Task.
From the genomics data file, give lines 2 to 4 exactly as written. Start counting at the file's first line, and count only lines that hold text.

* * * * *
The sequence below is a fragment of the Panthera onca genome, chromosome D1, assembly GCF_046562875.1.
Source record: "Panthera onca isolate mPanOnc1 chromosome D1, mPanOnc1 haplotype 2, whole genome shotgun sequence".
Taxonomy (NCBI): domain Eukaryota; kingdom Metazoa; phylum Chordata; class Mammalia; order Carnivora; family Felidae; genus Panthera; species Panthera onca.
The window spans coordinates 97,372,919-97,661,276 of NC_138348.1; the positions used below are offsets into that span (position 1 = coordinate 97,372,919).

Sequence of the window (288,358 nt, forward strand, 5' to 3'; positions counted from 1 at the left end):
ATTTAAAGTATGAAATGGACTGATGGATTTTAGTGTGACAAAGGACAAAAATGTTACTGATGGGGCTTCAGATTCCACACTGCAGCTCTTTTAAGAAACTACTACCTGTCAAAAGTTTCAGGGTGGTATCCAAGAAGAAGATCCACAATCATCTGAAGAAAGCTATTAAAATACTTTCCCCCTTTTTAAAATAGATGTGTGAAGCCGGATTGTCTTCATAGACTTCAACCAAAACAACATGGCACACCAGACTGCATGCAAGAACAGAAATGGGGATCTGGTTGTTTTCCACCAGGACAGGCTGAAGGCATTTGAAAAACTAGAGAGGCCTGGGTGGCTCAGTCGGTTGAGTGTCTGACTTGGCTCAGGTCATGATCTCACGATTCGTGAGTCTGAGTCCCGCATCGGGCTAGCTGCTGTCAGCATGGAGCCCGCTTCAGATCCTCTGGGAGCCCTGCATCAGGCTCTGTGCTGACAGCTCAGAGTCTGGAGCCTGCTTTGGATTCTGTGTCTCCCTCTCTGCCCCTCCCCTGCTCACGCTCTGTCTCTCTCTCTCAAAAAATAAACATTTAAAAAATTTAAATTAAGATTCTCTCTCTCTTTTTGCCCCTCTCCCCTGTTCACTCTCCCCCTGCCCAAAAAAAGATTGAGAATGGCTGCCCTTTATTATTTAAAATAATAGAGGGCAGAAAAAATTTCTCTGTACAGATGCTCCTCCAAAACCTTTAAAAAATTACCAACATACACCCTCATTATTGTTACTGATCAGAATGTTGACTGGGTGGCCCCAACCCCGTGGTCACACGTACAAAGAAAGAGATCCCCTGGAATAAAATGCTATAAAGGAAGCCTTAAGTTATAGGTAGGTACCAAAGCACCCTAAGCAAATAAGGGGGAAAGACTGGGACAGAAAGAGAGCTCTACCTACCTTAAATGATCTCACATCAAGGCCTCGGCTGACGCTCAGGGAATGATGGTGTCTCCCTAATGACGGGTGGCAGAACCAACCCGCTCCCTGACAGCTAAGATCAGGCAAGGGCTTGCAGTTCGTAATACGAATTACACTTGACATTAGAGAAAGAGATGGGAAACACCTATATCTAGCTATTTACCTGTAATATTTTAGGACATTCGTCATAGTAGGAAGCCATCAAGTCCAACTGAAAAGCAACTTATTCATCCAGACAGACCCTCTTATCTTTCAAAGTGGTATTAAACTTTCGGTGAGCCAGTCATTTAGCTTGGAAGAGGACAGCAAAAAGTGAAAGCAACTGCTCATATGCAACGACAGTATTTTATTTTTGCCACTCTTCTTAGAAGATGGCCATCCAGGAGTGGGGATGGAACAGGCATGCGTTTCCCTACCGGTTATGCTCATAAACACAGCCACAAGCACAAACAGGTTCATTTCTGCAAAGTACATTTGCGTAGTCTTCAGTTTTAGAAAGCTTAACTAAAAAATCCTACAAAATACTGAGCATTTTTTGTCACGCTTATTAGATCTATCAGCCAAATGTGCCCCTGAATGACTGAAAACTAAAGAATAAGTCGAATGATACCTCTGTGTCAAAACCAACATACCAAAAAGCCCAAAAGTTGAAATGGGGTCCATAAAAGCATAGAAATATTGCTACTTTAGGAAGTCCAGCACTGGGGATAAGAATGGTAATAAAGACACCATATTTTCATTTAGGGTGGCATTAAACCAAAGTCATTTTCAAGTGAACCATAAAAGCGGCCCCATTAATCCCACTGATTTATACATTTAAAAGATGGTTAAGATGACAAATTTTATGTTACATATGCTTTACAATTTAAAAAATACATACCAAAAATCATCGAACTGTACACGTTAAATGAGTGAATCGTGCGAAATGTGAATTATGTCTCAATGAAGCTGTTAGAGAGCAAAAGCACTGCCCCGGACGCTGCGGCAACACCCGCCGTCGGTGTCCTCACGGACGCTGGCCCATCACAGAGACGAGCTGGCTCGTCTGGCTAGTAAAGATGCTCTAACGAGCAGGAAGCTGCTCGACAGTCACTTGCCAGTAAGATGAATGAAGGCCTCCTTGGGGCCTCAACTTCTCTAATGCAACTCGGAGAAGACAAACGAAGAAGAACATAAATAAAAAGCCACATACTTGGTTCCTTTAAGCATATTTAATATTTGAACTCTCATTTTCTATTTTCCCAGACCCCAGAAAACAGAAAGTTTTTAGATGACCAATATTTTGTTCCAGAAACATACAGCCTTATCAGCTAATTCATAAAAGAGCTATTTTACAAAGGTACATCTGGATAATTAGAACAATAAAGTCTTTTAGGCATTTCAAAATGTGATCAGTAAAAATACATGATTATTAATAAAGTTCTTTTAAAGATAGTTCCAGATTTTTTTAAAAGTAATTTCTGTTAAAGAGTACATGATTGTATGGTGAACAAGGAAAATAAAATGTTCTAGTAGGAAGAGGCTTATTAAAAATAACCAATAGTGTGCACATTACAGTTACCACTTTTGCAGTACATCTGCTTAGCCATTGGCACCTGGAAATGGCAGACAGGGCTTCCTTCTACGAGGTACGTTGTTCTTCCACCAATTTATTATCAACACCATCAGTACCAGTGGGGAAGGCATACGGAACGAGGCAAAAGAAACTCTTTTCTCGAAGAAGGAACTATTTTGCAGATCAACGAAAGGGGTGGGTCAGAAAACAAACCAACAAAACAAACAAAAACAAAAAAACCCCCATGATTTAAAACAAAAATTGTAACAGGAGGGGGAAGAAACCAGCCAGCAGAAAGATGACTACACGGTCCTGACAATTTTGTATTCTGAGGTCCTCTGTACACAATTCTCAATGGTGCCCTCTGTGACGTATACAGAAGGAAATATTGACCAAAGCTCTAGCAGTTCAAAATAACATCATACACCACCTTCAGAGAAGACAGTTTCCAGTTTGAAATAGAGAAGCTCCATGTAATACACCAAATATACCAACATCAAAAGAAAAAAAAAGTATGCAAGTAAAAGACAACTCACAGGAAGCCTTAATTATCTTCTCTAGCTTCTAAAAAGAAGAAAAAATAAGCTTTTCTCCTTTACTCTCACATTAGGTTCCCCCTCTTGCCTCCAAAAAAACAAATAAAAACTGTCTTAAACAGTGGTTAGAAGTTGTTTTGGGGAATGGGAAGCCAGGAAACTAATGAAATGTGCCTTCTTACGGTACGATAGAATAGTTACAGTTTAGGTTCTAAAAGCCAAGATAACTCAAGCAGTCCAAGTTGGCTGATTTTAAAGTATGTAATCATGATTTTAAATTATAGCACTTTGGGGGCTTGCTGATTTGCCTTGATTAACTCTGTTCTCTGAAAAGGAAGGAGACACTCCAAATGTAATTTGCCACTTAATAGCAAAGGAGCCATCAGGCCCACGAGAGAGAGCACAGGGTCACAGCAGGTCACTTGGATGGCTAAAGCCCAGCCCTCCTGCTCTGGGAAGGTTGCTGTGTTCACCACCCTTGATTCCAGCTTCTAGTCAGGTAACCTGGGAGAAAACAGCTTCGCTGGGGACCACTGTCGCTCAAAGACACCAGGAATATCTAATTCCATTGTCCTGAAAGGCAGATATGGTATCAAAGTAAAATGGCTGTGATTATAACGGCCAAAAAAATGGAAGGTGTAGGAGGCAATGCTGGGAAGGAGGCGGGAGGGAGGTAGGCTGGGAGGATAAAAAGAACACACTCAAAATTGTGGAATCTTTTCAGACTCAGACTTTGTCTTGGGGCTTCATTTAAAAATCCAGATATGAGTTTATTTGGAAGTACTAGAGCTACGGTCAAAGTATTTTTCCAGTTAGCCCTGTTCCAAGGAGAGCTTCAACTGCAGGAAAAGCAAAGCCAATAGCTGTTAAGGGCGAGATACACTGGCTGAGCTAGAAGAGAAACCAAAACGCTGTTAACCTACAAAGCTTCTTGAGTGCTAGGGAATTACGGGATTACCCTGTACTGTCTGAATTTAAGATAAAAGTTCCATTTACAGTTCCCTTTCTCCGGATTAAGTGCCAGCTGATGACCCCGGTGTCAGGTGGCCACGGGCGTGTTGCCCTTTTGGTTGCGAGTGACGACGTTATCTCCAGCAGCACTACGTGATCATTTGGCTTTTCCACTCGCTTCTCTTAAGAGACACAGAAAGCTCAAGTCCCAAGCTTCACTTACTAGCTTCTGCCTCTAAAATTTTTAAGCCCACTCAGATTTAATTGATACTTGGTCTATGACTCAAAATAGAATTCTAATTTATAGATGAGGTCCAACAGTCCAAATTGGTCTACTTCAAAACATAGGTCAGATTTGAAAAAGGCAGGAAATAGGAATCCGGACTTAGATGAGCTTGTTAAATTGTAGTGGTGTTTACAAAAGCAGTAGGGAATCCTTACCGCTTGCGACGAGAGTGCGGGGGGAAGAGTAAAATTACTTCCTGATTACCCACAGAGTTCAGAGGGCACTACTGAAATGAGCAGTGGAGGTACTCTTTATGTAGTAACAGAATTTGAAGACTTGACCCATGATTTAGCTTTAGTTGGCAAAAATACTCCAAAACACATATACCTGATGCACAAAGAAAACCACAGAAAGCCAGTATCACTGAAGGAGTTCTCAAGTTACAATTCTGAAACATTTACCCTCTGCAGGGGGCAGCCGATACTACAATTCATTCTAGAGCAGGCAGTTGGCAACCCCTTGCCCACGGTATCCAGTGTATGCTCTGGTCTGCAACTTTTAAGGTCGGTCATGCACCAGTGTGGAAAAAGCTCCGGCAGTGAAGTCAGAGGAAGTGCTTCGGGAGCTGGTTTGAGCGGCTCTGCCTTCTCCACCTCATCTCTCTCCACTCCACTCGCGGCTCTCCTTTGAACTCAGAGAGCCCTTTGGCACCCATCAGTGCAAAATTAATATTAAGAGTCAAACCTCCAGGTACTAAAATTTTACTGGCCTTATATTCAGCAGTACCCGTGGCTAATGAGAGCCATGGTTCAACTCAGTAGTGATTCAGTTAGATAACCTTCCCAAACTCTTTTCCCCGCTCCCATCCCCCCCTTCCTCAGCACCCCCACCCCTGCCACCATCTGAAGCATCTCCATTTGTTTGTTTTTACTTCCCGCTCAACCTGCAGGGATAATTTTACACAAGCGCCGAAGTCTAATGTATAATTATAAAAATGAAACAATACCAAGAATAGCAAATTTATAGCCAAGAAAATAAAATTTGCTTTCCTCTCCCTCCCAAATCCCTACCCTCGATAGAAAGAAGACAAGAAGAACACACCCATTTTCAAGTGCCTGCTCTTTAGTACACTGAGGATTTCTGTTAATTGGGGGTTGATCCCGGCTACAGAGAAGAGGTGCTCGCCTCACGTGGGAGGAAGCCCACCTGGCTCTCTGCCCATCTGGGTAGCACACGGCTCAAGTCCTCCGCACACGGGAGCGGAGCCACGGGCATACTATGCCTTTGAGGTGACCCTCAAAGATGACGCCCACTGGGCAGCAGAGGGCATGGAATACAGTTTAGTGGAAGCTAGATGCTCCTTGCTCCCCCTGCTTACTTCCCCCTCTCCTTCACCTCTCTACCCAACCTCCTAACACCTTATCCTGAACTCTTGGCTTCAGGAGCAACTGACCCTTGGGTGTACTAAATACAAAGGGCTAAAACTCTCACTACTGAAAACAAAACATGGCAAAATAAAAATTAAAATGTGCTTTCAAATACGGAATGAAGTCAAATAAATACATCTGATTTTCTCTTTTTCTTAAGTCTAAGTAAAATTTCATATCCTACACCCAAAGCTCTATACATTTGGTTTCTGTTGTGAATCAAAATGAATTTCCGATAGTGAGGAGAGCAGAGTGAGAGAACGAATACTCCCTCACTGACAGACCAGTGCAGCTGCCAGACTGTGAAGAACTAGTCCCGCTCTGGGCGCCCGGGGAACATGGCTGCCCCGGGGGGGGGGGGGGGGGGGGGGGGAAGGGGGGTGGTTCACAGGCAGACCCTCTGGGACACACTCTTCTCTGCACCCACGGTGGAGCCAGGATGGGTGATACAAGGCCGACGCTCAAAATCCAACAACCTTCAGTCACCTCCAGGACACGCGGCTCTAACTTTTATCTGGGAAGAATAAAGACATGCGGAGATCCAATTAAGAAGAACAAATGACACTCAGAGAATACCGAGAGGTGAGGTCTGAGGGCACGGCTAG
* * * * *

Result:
Source record: "Panthera onca isolate mPanOnc1 chromosome D1, mPanOnc1 haplotype 2, whole genome shotgun sequence".
Taxonomy (NCBI): domain Eukaryota; kingdom Metazoa; phylum Chordata; class Mammalia; order Carnivora; family Felidae; genus Panthera; species Panthera onca.
The window spans coordinates 97,372,919-97,661,276 of NC_138348.1; the positions used below are offsets into that span (position 1 = coordinate 97,372,919).